U.S. Bishops conference: child sexual abuse by priests
ORLANDO, June 13, 2008 (vaticans.org) -- Opening their spring general meeting in Orlando, members of the U.S. Conference of Catholic Bishops got an interim report on the causes and context of child sexual abuse by priests and made quick work of proposals to revisit the ethical guidelines on feeding tubes and to declare a National Catholic Charities Sunday in 2010.
In the first morning session of the June 12-14 assembly at the Hyatt Regency Grand Cypress, the bishops also took a preliminary look at two documents they will vote on later in the meeting. The first was a 700-page draft translation of the proper prayers in the Roman Missal for each Sunday and feast day during the liturgical year.
The other was a seven-page policy statement from the Committee on Pro-Life Activities that calls embryonic stem-cell research "a gravely immoral act" that crosses a "fundamental moral line" by treating human beings as mere objects of research.
Both documents were scheduled for further debate and vote June 13.
Bishop Arthur J. Serratelli of Paterson, N.J., chairman of the USCCB Committee on Divine Worship, said the liturgical document under consideration was the second of 12 sections of the Roman Missal translation project that will come before the bishops through at least 2010.
Each draft section first goes through a consultative process in all English-speaking countries and a final draft is proposed by the International Commission on English in the Liturgy, made up of representatives of bishops' conferences throughout the English-speaking world.
Because of that process, Bishop Serratelli said his committee had accepted only "a limited number of amendments considered absolutely necessary." Nearly 100 amendments proposed by a half-dozen bishops were rejected by the committee, although some might be brought before the full body of bishops before a vote.
The stem-cell document was introduced by Archbishop Joseph F. Naumann of Kansas City, Kan., in the absence of Cardinal Justin Rigali of Philadelphia, chairman of the pro-life committee.
Saying that the church has been "one of the most effective voices in the national debate on the use of embryos in stem-cell research," Archbishop Naumann said the new document would be the first by the bishops "devoted exclusively to this issue."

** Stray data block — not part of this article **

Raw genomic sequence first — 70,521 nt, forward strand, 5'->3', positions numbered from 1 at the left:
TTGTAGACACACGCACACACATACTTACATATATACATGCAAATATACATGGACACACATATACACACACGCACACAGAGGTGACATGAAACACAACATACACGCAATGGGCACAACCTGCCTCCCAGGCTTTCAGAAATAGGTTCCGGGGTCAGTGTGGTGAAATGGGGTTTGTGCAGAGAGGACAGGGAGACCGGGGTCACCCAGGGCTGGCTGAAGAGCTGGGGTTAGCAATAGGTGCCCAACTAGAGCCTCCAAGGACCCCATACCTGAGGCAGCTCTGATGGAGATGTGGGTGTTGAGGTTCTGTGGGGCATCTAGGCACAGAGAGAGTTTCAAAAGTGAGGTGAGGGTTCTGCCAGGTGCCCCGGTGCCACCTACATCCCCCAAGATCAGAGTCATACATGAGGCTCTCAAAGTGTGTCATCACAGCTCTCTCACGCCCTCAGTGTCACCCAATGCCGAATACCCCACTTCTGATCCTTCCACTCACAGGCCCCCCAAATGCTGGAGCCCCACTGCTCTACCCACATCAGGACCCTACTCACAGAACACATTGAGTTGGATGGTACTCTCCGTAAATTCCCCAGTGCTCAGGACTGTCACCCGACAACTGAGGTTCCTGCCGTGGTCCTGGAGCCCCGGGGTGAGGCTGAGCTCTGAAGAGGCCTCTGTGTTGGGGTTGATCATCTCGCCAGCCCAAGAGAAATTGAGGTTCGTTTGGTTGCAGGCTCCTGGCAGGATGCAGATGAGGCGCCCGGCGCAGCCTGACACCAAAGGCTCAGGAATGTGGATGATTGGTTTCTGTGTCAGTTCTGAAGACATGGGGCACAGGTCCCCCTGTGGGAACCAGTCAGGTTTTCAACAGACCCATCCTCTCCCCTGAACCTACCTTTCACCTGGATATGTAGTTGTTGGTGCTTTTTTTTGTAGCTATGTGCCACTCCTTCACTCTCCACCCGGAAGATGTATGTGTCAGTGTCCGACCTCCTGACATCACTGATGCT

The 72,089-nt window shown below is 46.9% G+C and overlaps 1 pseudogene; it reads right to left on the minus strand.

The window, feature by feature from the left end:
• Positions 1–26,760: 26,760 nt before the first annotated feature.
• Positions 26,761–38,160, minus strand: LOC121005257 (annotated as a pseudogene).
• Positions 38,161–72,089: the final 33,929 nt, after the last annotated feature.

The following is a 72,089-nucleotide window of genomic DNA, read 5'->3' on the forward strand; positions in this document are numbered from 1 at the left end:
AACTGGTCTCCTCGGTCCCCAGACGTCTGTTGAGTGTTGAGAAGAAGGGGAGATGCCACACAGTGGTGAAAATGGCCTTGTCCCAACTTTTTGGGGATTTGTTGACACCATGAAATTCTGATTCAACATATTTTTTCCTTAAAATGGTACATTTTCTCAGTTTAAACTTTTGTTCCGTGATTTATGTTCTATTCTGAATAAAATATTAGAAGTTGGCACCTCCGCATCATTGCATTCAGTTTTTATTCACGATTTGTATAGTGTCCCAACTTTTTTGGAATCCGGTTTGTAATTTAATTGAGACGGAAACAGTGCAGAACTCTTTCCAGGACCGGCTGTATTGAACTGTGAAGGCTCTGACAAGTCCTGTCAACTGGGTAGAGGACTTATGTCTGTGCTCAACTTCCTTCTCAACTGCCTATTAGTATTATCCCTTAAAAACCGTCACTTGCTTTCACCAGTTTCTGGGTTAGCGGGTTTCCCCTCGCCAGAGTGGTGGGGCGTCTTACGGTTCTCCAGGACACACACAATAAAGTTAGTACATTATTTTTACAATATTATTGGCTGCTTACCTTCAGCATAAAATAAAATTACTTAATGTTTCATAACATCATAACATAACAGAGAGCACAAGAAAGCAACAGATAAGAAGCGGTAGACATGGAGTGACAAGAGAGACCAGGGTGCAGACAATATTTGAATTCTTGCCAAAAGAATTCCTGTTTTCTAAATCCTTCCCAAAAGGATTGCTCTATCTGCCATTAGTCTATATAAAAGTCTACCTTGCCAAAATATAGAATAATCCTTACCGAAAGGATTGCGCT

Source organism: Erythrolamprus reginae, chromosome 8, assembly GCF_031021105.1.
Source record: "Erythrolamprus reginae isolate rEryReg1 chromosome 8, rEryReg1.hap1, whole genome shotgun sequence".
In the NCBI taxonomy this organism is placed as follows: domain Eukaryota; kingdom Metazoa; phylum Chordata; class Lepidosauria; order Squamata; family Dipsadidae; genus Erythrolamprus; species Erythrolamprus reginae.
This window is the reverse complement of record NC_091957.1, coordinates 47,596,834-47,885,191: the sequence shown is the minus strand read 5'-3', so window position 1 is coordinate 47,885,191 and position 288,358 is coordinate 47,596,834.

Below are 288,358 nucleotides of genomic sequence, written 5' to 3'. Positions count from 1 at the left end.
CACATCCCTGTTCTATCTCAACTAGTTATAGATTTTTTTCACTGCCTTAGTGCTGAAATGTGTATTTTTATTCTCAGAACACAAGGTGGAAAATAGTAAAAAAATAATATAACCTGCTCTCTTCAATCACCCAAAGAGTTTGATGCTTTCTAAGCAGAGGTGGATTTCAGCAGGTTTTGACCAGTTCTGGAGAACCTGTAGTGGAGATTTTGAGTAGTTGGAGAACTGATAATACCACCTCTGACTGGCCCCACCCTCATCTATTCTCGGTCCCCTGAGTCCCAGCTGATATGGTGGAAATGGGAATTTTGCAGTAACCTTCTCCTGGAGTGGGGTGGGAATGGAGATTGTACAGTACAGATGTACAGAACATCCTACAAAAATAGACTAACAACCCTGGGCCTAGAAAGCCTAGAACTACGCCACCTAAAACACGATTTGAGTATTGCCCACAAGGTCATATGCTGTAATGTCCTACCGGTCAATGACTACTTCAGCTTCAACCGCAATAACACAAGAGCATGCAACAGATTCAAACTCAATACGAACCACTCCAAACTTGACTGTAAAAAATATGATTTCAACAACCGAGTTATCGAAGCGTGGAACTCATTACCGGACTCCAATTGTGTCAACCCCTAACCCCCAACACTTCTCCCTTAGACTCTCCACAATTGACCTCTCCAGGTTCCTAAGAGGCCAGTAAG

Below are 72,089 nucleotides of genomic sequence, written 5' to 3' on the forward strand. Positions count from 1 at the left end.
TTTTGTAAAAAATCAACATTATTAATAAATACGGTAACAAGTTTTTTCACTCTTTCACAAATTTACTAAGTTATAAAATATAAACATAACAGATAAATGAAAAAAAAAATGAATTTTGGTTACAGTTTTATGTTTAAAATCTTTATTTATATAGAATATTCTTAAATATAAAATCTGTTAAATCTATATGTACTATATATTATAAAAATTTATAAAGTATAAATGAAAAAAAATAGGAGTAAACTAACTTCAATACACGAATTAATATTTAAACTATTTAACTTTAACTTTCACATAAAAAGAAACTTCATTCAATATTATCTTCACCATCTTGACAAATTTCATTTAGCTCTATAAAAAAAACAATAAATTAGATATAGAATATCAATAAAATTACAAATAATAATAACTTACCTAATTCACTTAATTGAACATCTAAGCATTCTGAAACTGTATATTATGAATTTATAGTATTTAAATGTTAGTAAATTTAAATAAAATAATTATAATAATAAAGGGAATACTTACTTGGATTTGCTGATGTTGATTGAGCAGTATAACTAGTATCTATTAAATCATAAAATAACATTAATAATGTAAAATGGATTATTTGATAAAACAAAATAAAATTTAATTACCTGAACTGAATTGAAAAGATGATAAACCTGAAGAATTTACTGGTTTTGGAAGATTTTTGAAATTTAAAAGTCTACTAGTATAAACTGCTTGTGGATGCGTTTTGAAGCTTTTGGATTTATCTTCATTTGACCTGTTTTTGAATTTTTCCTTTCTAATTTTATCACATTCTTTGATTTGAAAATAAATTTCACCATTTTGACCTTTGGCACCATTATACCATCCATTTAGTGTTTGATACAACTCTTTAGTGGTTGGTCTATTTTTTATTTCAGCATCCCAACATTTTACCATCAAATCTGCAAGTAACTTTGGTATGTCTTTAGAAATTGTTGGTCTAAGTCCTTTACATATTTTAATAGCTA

He said the stem-cell document will serve as a complement to a "somewhat longer, more pastoral document," aimed primarily at Catholic couples, on the church's teachings on reproductive technologies. The bishops decided not to consider both topics in one document because they face "distinct educational challenges," he added.
In an interim report on a study of the causes and context of sex abuse of minors by priests, researcher Karen Terry said she and her colleagues at the John Jay College of Criminal Justice at the City University of New York have found some correlations between the frequency of child sex abuse by priests and the increase or decline in societal patterns of divorce, premarital sex and illegal drug use.
In the 1960s, for example, studies show there was a 200 percent increase in incidents of abuse by priests, as well as a 200 percent increase in the number of divorces and the number of new adult users of marijuana and a 70 percent increase in premarital sexual activity among 20-year-old women.
In the 1980s, when incidents of abuse by priests declined by 72 percent, the divorce rate was down 40 percent and there was a 60 percent decrease in premarital sexual activity and new marijuana users, Terry said.
A similar pattern also is seen in the number of resignations from the priesthood during each decade and the number of incidents of sex abuse by priests in each of those decades, she said.
It remains to be seen, however, whether the various phenomena are "shaped by the same social factors," Terry said.
The causes and context study, commissioned by the bishops' National Review Board, is expected to be completed by December 2010, said Bishop Gregory M. Aymond of Austin, Texas, chairman of the USCCB Committee on the Protection of Children and Young People.
In voting on the first day, the bishops gave permission for their Committee on Doctrine to begin revising the "Ethical and Religious Directives for Catholic Health Care Services" to reflect recent church documents on medically assisted nutrition and hydration.
The documents include a 2004 address by Pope John Paul II to an international congress on the vegetative state and a 2007 response by the Vatican Congregation for the Doctrine of the Faith on questions raised by the USCCB on artificial nutrition and hydration.
The "modest revision" would later be brought to the full body of bishops for a vote, although Bishop William E. Lori of Bridgeport, Conn., doctrine committee chairman, said he did not know whether the changes would be ready for a vote this November.
Archbishop Daniel E. Pilarczyk of Cincinnati urged as wide a consultation as possible before the proposal comes to the bishops.
"We do not want to seem like we're handing this down from on high to the Catholic health care world," he said. "We need to get as much input as we can get."
The bishops also approved by voice vote a proposal to designate Sept. 26, 2010, as National Catholic Charities Sunday to mark the 100th anniversary of the network of Catholic social service agencies nationwide.
In written ballots they accepted a recommendation from the Committee on Budget and Finance to keep the 2009 assessment on dioceses to fund the work of the USCCB at the 2008 level of just over $10 million and a proposal by the Committee on Divine Worship to replace the Spanish word "vosotros" with "ustedes" in Spanish-language Masses in the U.S. to reflect the usage more common in Latin America and the Caribbean.
The diocesan assessment level was OK'd by a 140-0 vote, while the liturgical proposal was approved 187-3
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